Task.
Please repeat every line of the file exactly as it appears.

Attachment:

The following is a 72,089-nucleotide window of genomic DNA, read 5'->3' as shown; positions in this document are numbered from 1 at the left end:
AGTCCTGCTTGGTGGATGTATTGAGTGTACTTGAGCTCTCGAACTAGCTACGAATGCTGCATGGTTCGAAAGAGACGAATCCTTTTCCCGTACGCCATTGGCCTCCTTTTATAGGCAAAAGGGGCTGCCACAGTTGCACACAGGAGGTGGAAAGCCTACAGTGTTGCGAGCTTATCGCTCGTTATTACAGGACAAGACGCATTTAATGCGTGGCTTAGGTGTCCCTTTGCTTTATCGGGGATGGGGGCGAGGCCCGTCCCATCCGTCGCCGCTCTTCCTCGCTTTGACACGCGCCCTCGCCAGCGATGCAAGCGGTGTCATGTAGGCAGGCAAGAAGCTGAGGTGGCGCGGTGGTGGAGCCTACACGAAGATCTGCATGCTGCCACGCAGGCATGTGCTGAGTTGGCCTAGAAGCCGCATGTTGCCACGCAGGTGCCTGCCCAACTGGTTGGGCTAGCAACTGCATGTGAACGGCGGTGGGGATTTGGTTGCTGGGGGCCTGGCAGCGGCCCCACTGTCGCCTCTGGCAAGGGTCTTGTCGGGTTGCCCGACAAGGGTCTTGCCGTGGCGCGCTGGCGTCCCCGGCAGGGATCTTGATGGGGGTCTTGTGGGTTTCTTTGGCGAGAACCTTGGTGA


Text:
The following is a 72,089-nucleotide window of genomic DNA, read 5'->3' as shown; positions in this document are numbered from 1 at the left end:
AGTCCTGCTTGGTGGATGTATTGAGTGTACTTGAGCTCTCGAACTAGCTACGAATGCTGCATGGTTCGAAAGAGACGAATCCTTTTCCCGTACGCCATTGGCCTCCTTTTATAGGCAAAAGGGGCTGCCACAGTTGCACACAGGAGGTGGAAAGCCTACAGTGTTGCGAGCTTATCGCTCGTTATTACAGGACAAGACGCATTTAATGCGTGGCTTAGGTGTCCCTTTGCTTTATCGGGGATGGGGGCGAGGCCCGTCCCATCCGTCGCCGCTCTTCCTCGCTTTGACACGCGCCCTCGCCAGCGATGCAAGCGGTGTCATGTAGGCAGGCAAGAAGCTGAGGTGGCGCGGTGGTGGAGCCTACACGAAGATCTGCATGCTGCCACGCAGGCATGTGCTGAGTTGGCCTAGAAGCCGCATGTTGCCACGCAGGTGCCTGCCCAACTGGTTGGGCTAGCAACTGCATGTGAACGGCGGTGGGGATTTGGTTGCTGGGGGCCTGGCAGCGGCCCCACTGTCGCCTCTGGCAAGGGTCTTGTCGGGTTGCCCGACAAGGGTCTTGCCGTGGCGCGCTGGCGTCCCCGGCAGGGATCTTGATGGGGGTCTTGTGGGTTTCTTTGGCGAGAACCTTGGTGA